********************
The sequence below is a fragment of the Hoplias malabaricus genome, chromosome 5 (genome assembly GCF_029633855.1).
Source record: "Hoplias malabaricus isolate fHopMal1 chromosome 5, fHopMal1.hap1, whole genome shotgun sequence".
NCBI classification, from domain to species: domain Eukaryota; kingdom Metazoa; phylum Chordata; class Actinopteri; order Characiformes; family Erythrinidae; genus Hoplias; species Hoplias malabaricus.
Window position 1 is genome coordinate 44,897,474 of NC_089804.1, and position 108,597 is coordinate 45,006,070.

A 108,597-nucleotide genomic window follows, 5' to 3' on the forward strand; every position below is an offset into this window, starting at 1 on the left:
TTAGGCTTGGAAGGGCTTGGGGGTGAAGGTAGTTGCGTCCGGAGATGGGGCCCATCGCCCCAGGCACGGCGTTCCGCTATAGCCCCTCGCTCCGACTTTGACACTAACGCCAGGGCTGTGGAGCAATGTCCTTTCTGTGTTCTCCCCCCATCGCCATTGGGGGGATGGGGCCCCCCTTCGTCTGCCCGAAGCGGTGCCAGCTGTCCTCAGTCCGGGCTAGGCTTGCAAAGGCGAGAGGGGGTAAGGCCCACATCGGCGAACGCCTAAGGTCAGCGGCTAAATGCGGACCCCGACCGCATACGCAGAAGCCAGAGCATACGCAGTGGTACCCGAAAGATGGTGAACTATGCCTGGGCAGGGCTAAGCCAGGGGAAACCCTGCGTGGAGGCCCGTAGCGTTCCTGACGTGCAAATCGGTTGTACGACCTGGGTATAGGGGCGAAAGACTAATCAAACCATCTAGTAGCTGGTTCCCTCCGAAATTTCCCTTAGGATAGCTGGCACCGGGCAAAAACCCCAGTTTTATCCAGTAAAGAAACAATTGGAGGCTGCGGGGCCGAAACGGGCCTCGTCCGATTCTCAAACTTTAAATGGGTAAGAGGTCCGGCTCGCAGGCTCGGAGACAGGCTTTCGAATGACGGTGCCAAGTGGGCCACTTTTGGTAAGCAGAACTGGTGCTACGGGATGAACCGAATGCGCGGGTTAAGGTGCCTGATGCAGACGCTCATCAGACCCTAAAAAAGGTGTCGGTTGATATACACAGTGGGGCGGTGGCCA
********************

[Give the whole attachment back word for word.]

The sequence below is a fragment of the Hoplias malabaricus genome, chromosome 5 (genome assembly GCF_029633855.1).
Source record: "Hoplias malabaricus isolate fHopMal1 chromosome 5, fHopMal1.hap1, whole genome shotgun sequence".
NCBI classification, from domain to species: domain Eukaryota; kingdom Metazoa; phylum Chordata; class Actinopteri; order Characiformes; family Erythrinidae; genus Hoplias; species Hoplias malabaricus.
Window position 1 is genome coordinate 44,897,474 of NC_089804.1, and position 108,597 is coordinate 45,006,070.

A 108,597-nucleotide genomic window follows, 5' to 3' on the forward strand; every position below is an offset into this window, starting at 1 on the left:
TTAGGCTTGGAAGGGCTTGGGGGTGAAGGTAGTTGCGTCCGGAGATGGGGCCCATCGCCCCAGGCACGGCGTTCCGCTATAGCCCCTCGCTCCGACTTTGACACTAACGCCAGGGCTGTGGAGCAATGTCCTTTCTGTGTTCTCCCCCCATCGCCATTGGGGGGATGGGGCCCCCCTTCGTCTGCCCGAAGCGGTGCCAGCTGTCCTCAGTCCGGGCTAGGCTTGCAAAGGCGAGAGGGGGTAAGGCCCACATCGGCGAACGCCTAAGGTCAGCGGCTAAATGCGGACCCCGACCGCATACGCAGAAGCCAGAGCATACGCAGTGGTACCCGAAAGATGGTGAACTATGCCTGGGCAGGGCTAAGCCAGGGGAAACCCTGCGTGGAGGCCCGTAGCGTTCCTGACGTGCAAATCGGTTGTACGACCTGGGTATAGGGGCGAAAGACTAATCAAACCATCTAGTAGCTGGTTCCCTCCGAAATTTCCCTTAGGATAGCTGGCACCGGGCAAAAACCCCAGTTTTATCCAGTAAAGAAACAATTGGAGGCTGCGGGGCCGAAACGGGCCTCGTCCGATTCTCAAACTTTAAATGGGTAAGAGGTCCGGCTCGCAGGCTCGGAGACAGGCTTTCGAATGACGGTGCCAAGTGGGCCACTTTTGGTAAGCAGAACTGGTGCTACGGGATGAACCGAATGCGCGGGTTAAGGTGCCTGATGCAGACGCTCATCAGACCCTAAAAAAGGTGTCGGTTGATATACACAGTGGGGCGGTGGCCA